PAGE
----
Reviews

Marie-Caroline, Duchesse de Berry sailing to exile in Scotland (c. 1830), unknown artist. Musée des Arts Decoratifs, Bordeaux.

The Romantics who revolutionised how we think about the past

Rosemary Hill’s nimble survey shows how 19th-century antiquarians paved the way for modern historians

21 Sep 2021
The Frogs who ask for a King (1884; detail), Gustave Moreau.

Sting in the tale – how Gustave Moreau added bite to La Fontaine’s fables

Rarely exhibited since their creation, the intense, jewel-like watercolours of the French symbolist make for exhilarating viewing

17 Sep 2021
The Captain and The Mate (2017–18), Lubaina Himid.

The British painting scene is a free-for-all these days – and that’s no bad thing

The Hayward’s survey of contemporary painting proves that the medium is thriving – with the figurative artists perhaps edging that little bit ahead

17 Sep 2021
Cosimo I de’ Medici

Hazardous dukes – Medici portraits at the Met, reviewed

An entrancing exhibition shows how Cosimo I de’ Medici harnessed art to consolidate his family’s grip on power

10 Sep 2021
Jeff Koons’ ‘Bouquet of Tulips’ displayed next to the Grand Palais in Paris in 2019.

What we say when we say it with flowers

Artists and writers have always been fascinated by flowers – and we all like receiving them – but some floral arrangements are more sinister than others

7 Sep 2021
Installation view of ‘Drinking with the Gods’, Cité du Vin, Bordeaux, 2021.

Drinking wine in ancient Greece was a divine but demanding business

The gods were great sticklers for ceremony and frowned on oenophiles who didn’t observe the rules

3 Sep 2021
Richard Chopping’s covers for On Her Majesty’s Secret Service (1963) and Goldfinger (1959) by Ian Fleming.

Dust jackets and dinner jackets – the man who illustrated Bond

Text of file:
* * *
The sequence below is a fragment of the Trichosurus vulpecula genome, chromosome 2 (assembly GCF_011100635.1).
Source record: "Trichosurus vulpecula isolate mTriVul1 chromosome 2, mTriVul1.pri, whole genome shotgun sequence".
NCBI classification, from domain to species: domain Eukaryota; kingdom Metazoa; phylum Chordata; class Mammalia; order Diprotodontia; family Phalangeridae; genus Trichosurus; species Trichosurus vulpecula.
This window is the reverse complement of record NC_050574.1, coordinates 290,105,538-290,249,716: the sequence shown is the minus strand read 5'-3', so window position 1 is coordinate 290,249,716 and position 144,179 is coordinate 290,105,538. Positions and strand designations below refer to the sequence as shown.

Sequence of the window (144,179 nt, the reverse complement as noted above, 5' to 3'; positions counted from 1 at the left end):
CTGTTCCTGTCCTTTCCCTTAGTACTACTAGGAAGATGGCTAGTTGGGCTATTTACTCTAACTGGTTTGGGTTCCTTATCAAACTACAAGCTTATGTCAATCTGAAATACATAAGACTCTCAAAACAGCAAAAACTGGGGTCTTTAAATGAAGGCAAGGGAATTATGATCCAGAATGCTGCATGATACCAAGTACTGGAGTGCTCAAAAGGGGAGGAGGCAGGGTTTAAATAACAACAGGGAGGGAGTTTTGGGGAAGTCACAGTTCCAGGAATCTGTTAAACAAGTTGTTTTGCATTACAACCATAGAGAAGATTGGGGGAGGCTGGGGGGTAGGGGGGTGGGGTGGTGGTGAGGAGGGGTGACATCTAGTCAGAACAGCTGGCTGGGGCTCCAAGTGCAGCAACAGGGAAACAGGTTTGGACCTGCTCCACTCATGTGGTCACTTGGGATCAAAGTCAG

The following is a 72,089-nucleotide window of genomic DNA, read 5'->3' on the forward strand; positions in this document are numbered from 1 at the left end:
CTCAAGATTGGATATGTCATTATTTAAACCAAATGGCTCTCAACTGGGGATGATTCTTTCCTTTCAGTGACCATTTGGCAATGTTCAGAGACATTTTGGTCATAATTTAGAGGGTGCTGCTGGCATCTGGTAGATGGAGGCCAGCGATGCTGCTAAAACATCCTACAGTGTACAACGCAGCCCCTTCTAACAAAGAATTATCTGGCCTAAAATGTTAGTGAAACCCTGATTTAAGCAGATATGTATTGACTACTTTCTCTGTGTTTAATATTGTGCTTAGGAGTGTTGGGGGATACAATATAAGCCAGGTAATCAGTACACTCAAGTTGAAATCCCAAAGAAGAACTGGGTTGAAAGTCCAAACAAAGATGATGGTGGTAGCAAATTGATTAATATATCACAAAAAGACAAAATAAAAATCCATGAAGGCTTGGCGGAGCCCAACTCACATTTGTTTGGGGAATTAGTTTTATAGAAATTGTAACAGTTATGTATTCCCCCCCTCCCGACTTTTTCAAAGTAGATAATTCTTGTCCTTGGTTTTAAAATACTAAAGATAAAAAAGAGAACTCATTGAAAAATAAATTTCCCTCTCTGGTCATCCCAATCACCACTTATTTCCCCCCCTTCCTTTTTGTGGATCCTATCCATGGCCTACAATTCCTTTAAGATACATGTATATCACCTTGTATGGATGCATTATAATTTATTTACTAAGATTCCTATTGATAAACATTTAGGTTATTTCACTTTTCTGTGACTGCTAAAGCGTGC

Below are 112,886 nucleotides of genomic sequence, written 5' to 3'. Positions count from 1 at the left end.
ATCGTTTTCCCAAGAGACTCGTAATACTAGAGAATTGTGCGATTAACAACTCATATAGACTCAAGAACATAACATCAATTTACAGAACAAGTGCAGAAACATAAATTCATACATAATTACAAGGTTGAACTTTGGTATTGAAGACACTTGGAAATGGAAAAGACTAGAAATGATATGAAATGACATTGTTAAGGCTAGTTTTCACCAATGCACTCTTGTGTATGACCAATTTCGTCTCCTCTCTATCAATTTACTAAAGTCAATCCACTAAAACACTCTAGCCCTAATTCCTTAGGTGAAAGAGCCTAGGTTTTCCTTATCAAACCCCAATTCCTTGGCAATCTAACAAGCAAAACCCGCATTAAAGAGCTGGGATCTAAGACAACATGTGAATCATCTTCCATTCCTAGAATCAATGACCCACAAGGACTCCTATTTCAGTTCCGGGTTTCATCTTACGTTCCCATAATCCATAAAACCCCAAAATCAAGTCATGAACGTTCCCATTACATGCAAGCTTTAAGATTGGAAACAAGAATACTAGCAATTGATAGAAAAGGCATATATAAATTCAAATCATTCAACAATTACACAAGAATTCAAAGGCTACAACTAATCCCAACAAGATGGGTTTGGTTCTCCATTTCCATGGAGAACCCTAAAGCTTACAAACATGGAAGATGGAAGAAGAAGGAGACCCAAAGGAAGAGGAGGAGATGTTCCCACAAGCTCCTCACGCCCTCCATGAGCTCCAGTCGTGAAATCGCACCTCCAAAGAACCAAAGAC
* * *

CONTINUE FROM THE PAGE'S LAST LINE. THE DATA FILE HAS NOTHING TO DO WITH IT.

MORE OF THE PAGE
Richard Chopping’s striking designs for Ian Fleming’s novels add greatly to the books’ allure for collectors – but his artistic talent went far beyond Bond

31 Aug 2021
Installation view, ‘Balls’, OOF Gallery, London, 2021.

Eyes on the ball – the new art gallery at the Spurs stadium is an unexpected winner

Exit through the gift shop at Tottenham Hotspur and you’ll find a gallery full of art inspired by the beautiful game

26 Aug 2021
Interior with Woman at a Virginal

Do paintings have minds of their own?

Not all works of art need be interpreted – some simply demand that we spend some quality time with them

25 Aug 2021
View Near Norwich with Harvesters (detail; 1810–21), John Crome.

John Crome is forgotten today – but he once ranked alongside Constable and Turner

John Crome was among the greatest English landscape painters of his day – but you’ve probably never heard of him

18 Aug 2021
The Fall of Phaeton Peter Paul Rubens. National Gallery of Art, Washington, D.C.

The flamboyant painters who made a spectacle of themselves

Nicola Suthor’s study of the self-confident style known as ‘bravura’ is something of a virtuoso affair

17 Aug 2021
Circus Matinee (1938), Laura Knight.

It’s time Laura Knight was rescued from the ranks of the middlebrow

The British artist rejected modernism, but in life as in art she was hardly conservative

4 Aug 2021
W. W. Fowler, The Coleoptera of the British Islands, Vol. 5, 1891. China Blue is visible on the bottom left.